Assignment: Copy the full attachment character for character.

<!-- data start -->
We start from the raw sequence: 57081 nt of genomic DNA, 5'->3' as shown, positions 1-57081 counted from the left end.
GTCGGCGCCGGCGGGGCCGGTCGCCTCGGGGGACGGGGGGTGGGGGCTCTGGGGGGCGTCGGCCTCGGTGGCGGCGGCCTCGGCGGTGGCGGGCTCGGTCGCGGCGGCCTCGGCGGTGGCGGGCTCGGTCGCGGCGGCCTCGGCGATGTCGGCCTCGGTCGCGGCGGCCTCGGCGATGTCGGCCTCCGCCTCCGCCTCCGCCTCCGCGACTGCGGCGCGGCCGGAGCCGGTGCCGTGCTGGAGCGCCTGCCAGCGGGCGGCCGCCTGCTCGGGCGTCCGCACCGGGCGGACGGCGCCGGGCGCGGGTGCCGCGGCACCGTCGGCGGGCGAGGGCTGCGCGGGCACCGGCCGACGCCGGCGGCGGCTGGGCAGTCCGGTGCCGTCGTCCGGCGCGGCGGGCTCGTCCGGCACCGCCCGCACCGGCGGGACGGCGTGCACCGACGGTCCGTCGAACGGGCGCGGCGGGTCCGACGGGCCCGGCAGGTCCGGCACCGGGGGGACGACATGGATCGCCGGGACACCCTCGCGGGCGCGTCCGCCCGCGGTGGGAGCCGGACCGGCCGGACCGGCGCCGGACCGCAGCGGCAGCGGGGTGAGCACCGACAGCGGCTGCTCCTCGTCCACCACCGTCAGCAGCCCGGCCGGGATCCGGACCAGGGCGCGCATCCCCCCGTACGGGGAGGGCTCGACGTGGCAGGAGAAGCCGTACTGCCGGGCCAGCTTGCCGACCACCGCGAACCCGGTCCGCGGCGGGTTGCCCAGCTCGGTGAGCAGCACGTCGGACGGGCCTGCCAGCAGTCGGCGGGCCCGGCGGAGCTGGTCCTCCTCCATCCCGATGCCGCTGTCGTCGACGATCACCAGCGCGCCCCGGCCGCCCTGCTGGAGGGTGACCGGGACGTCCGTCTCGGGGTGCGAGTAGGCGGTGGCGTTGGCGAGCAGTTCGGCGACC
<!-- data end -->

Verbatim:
We start from the raw sequence: 57081 nt of genomic DNA, 5'->3' as shown, positions 1-57081 counted from the left end.
GTCGGCGCCGGCGGGGCCGGTCGCCTCGGGGGACGGGGGGTGGGGGCTCTGGGGGGCGTCGGCCTCGGTGGCGGCGGCCTCGGCGGTGGCGGGCTCGGTCGCGGCGGCCTCGGCGGTGGCGGGCTCGGTCGCGGCGGCCTCGGCGATGTCGGCCTCGGTCGCGGCGGCCTCGGCGATGTCGGCCTCCGCCTCCGCCTCCGCCTCCGCGACTGCGGCGCGGCCGGAGCCGGTGCCGTGCTGGAGCGCCTGCCAGCGGGCGGCCGCCTGCTCGGGCGTCCGCACCGGGCGGACGGCGCCGGGCGCGGGTGCCGCGGCACCGTCGGCGGGCGAGGGCTGCGCGGGCACCGGCCGACGCCGGCGGCGGCTGGGCAGTCCGGTGCCGTCGTCCGGCGCGGCGGGCTCGTCCGGCACCGCCCGCACCGGCGGGACGGCGTGCACCGACGGTCCGTCGAACGGGCGCGGCGGGTCCGACGGGCCCGGCAGGTCCGGCACCGGGGGGACGACATGGATCGCCGGGACACCCTCGCGGGCGCGTCCGCCCGCGGTGGGAGCCGGACCGGCCGGACCGGCGCCGGACCGCAGCGGCAGCGGGGTGAGCACCGACAGCGGCTGCTCCTCGTCCACCACCGTCAGCAGCCCGGCCGGGATCCGGACCAGGGCGCGCATCCCCCCGTACGGGGAGGGCTCGACGTGGCAGGAGAAGCCGTACTGCCGGGCCAGCTTGCCGACCACCGCGAACCCGGTCCGCGGCGGGTTGCCCAGCTCGGTGAGCAGCACGTCGGACGGGCCTGCCAGCAGTCGGCGGGCCCGGCGGAGCTGGTCCTCCTCCATCCCGATGCCGCTGTCGTCGACGATCACCAGCGCGCCCCGGCCGCCCTGCTGGAGGGTGACCGGGACGTCCGTCTCGGGGTGCGAGTAGGCGGTGGCGTTGGCGAGCAGTTCGGCGACC